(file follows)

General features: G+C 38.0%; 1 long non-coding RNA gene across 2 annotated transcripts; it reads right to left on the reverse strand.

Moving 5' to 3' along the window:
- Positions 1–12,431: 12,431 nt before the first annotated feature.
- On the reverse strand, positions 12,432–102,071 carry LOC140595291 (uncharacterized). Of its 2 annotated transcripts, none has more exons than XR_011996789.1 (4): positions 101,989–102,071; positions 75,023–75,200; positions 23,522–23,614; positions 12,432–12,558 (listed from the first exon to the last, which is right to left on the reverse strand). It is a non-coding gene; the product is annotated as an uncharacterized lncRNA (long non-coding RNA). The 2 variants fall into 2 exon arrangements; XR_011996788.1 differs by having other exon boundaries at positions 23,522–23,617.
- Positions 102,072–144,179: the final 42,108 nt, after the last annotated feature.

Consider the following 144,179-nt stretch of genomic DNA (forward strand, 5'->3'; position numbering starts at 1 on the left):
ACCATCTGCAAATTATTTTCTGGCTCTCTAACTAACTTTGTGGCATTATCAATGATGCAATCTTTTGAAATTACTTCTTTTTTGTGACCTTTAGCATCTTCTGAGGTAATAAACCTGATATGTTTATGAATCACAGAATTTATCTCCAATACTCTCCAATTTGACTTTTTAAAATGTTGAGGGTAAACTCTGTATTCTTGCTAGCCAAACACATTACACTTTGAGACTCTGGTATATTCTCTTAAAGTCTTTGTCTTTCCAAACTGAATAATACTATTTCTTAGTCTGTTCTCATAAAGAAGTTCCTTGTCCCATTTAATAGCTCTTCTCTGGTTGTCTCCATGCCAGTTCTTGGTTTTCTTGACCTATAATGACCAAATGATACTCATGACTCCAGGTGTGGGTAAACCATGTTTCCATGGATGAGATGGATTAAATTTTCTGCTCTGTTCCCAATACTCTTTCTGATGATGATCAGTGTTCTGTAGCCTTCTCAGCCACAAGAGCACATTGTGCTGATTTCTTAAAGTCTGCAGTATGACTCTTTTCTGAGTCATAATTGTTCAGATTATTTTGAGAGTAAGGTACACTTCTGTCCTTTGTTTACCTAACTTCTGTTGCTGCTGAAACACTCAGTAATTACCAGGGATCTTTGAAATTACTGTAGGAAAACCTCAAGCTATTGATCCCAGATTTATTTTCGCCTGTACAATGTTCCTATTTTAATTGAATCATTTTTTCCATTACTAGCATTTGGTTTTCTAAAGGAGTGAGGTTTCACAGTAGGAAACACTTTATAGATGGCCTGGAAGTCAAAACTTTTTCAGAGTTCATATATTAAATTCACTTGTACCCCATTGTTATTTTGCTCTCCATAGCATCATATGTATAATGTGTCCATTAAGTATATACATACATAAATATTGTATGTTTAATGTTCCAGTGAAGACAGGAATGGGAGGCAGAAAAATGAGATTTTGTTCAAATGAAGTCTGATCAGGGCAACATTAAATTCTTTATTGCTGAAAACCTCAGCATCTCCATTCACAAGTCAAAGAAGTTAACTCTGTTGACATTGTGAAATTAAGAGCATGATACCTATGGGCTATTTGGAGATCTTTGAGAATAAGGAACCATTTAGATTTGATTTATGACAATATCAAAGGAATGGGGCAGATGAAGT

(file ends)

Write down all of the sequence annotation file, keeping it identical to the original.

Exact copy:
General features: G+C 38.0%; 1 long non-coding RNA gene across 2 annotated transcripts; it reads right to left on the reverse strand.

Moving 5' to 3' along the window:
- Positions 1–12,431: 12,431 nt before the first annotated feature.
- On the reverse strand, positions 12,432–102,071 carry LOC140595291 (uncharacterized). Of its 2 annotated transcripts, none has more exons than XR_011996789.1 (4): positions 101,989–102,071; positions 75,023–75,200; positions 23,522–23,614; positions 12,432–12,558 (listed from the first exon to the last, which is right to left on the reverse strand). It is a non-coding gene; the product is annotated as an uncharacterized lncRNA (long non-coding RNA). The 2 variants fall into 2 exon arrangements; XR_011996788.1 differs by having other exon boundaries at positions 23,522–23,617.
- Positions 102,072–144,179: the final 42,108 nt, after the last annotated feature.

Consider the following 144,179-nt stretch of genomic DNA (forward strand, 5'->3'; position numbering starts at 1 on the left):
ACCATCTGCAAATTATTTTCTGGCTCTCTAACTAACTTTGTGGCATTATCAATGATGCAATCTTTTGAAATTACTTCTTTTTTGTGACCTTTAGCATCTTCTGAGGTAATAAACCTGATATGTTTATGAATCACAGAATTTATCTCCAATACTCTCCAATTTGACTTTTTAAAATGTTGAGGGTAAACTCTGTATTCTTGCTAGCCAAACACATTACACTTTGAGACTCTGGTATATTCTCTTAAAGTCTTTGTCTTTCCAAACTGAATAATACTATTTCTTAGTCTGTTCTCATAAAGAAGTTCCTTGTCCCATTTAATAGCTCTTCTCTGGTTGTCTCCATGCCAGTTCTTGGTTTTCTTGACCTATAATGACCAAATGATACTCATGACTCCAGGTGTGGGTAAACCATGTTTCCATGGATGAGATGGATTAAATTTTCTGCTCTGTTCCCAATACTCTTTCTGATGATGATCAGTGTTCTGTAGCCTTCTCAGCCACAAGAGCACATTGTGCTGATTTCTTAAAGTCTGCAGTATGACTCTTTTCTGAGTCATAATTGTTCAGATTATTTTGAGAGTAAGGTACACTTCTGTCCTTTGTTTACCTAACTTCTGTTGCTGCTGAAACACTCAGTAATTACCAGGGATCTTTGAAATTACTGTAGGAAAACCTCAAGCTATTGATCCCAGATTTATTTTCGCCTGTACAATGTTCCTATTTTAATTGAATCATTTTTTCCATTACTAGCATTTGGTTTTCTAAAGGAGTGAGGTTTCACAGTAGGAAACACTTTATAGATGGCCTGGAAGTCAAAACTTTTTCAGAGTTCATATATTAAATTCACTTGTACCCCATTGTTATTTTGCTCTCCATAGCATCATATGTATAATGTGTCCATTAAGTATATACATACATAAATATTGTATGTTTAATGTTCCAGTGAAGACAGGAATGGGAGGCAGAAAAATGAGATTTTGTTCAAATGAAGTCTGATCAGGGCAACATTAAATTCTTTATTGCTGAAAACCTCAGCATCTCCATTCACAAGTCAAAGAAGTTAACTCTGTTGACATTGTGAAATTAAGAGCATGATACCTATGGGCTATTTGGAGATCTTTGAGAATAAGGAACCATTTAGATTTGATTTATGACAATATCAAAGGAATGGGGCAGATGAAGT